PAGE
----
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Jacke – printed early often as Iacke (see last paragraph), because for one it was not originally spoken like the actual Jack (EN) or its origin Jaques (FR), but became a term once it was incorporated from Middle-/Middle High German into Middle English – referring to the usual clothing (DE:Jacke/EN:Jacket) of "The Jaques" and idiomatically to the "Handlanger" or simplified: "poorest peasant".

In English a relatively positive equivalent would be "handyman" but Handlanger has a very very bad connotation in German, same as the original Jacques – literally the one getting paid to do the job no one wants to do, be it assisting in henching, on the battlefield doing bonepicking to feed animals with human cadaver/corpses, or just the dirty work even the dirtiest do not want to do.

"Handlanger" is also synonymical for "what" the actual "Hand" "longs" for. Be it a "lever" (in the sense of an oversimplified/dumbed-down "helper" that depicts the assumed intelligence of the "Iacke"/"Jacques"–leading to the later use of "Jack" for simplest-tools/assistive-appliances in English. Or be it even more abstracted as a person being the simplest possible tool to "use".

In that era German was basically a refinement stage of the established French word-portfolio that drove aristocracy and self-entitled landlords and was not that fancy anymore in the coming centuries due to political and/or religious differences. German became a "neutral" lingua franca from the 15-/16- -hundreds onwards that was often used as an alternative to French to straightforward express the same but absolutely making clear that French was not welcome for the aforementioned reasons. Not much has changed, hasn't it?

"Jacke" (DE) is spoken like Ya-ke–short vowels: "Ya" like "Yakuza" and "Ke" like "Ken") and came to its spelling/pronunciation along the lines of the nowadays benelux-states into the North Rhine areas and from there spread east and southwards and once the political climate changed towards Britain.

Reason why it looks like "I" in many printing-presses was due to the former focus on Latin texts and how the German scripts at that time (13-/14- -hundreds ongoing) still used the "I" to refer to the sound that nowadays is "Y" as a consonant in English/"J" in German, due to its origin. Compare the common Latin phrase "Alea iacta est" and the "I"s Greek origin "Iota" or Hebrew "yodh". It is not as if printing-presses were an instant success or even "allowed" to be used, following history in that regard helps understanding, especially once you intermingle all the aforementioned notions.

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    So what do you think is the use in the Folio context? Nov 5, 2023 at 1:11
  • I wouldn't dare to give my personal "expertise" (for lack of a better word) on this basis - if i had the whole source right before me, i might be able to spout something i can stand for, but just to make a few guesses: For one it all sounds to me like an .. advertisment? up to a pamphlet. And this happens all the time when a higher degree of automation was reached. In these split areas there seems often to be a kind of almost a marketing-strategy attached to it. Sorry, i just write down what i think. So a precise location of the author and the obviously real pro/an-tagonists depicted ...Helps. Nov 5, 2023 at 18:49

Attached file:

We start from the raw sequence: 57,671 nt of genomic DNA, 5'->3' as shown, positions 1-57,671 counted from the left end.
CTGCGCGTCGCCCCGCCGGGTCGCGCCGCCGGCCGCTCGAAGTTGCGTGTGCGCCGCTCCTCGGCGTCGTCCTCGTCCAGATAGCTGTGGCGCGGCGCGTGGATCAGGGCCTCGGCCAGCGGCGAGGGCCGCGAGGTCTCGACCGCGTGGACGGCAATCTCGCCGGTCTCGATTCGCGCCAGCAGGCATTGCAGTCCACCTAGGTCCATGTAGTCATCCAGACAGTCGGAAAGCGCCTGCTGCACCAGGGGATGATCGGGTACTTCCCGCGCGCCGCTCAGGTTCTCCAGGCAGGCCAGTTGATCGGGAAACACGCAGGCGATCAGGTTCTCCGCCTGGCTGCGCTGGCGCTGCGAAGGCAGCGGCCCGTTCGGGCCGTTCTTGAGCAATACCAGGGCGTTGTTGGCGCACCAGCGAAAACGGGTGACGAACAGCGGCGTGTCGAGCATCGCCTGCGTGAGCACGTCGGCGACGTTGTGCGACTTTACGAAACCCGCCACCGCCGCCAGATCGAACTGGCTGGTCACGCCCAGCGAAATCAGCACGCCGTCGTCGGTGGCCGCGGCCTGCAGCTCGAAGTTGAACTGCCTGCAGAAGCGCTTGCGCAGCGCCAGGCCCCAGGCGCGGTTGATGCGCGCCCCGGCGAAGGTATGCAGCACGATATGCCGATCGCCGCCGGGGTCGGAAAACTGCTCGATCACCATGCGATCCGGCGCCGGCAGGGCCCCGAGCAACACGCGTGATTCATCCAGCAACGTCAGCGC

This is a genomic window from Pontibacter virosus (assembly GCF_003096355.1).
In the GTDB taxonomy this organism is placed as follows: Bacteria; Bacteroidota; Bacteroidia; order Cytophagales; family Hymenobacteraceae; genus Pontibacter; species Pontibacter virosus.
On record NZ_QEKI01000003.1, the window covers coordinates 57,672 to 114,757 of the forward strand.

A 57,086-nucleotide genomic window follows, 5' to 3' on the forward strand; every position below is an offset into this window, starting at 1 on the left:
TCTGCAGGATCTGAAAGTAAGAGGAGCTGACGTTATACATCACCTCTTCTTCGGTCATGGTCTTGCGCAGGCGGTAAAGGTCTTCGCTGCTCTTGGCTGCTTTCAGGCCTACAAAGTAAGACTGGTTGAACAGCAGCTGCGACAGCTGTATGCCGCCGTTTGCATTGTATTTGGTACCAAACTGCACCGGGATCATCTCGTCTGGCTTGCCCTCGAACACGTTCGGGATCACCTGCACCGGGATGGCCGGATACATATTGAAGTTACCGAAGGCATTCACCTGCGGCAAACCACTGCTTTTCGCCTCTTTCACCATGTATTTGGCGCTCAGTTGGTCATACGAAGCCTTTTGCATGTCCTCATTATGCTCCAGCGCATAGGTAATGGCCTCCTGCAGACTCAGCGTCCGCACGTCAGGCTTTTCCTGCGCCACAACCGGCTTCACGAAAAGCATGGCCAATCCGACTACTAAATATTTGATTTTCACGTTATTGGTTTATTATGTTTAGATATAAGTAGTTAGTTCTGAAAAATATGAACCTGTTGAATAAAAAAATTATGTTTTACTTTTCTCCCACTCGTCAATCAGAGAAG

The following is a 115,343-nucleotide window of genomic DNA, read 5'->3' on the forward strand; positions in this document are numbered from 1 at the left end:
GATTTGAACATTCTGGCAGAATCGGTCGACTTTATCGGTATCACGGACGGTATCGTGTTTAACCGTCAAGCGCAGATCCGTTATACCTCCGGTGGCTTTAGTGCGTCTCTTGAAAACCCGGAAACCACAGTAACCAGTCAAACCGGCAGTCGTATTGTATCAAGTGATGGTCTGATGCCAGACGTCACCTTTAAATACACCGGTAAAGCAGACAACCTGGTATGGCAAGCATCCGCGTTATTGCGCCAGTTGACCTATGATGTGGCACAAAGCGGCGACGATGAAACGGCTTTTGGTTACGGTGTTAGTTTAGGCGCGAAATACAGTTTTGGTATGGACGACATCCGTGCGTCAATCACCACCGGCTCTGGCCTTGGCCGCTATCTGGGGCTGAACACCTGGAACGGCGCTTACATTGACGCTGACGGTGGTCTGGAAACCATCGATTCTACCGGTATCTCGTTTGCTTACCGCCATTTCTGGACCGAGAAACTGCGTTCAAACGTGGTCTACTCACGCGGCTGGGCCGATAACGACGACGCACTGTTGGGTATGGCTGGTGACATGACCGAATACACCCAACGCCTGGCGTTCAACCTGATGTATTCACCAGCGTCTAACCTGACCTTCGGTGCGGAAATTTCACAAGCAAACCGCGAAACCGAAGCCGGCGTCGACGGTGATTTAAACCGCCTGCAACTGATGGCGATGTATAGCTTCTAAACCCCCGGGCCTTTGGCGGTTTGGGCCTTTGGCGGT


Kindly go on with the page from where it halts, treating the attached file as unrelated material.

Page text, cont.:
• But as a random variant: Automaton-sub-era : Seed/Kernel-spender, Elevators, Lifts, motor-technologies, joints/swivels, machinery - in that context it sounds like a frivolesque wordplay, explicitly using the Iacke not only as the already established meaning of "lowest class worker module"(man or machine) and definition of "basic" - but also because german production-lines, constant-iteration, mass-layoffs, army - at such a time diffamation in its sense but already accepted by those that actually bought products - so in turn it was also used in the polemic, the dictate, the identifying context. Nov 5, 2023 at 19:12
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    I provided the link to the complete preface to the First Folio in my edit of the question. Nov 5, 2023 at 20:03
  • “ if i had the whole source right before me” You do, it's in the question itself, embedded in a link.
    – Mari-Lou A
    Nov 6, 2023 at 19:24
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A tentative answer.

The premise of the Intro is the notion of incentive.

Judge your six-pen'orth, your shillings worth, your five shillings worth at a time, or higher, so you rise to the just rates, and welcome. But, whatever you do, Buy. Censure will not drive a Trade, or make the Jacke go.

While there's certainly reason to believe the roasting spit may be involved (see the answer by @herisson), it could be the "old-fashioned" kind of jack that required someone to turn it, the "turnspit", not the newfangled kind that was driven by weights, that is being referred to in the Intro to the First Folio.

The Brome quote cited by herisson refers to children being put out of work by the newfangled variety: you don't have to pay anyone to turn them. With the old kind, it was the child's salary (though only a pittance) that gave the child incentive to "make the jack go". It could well be the notion about incentive being necessary to make the jack go predated the new self-turning type of jack, which needed no incentive.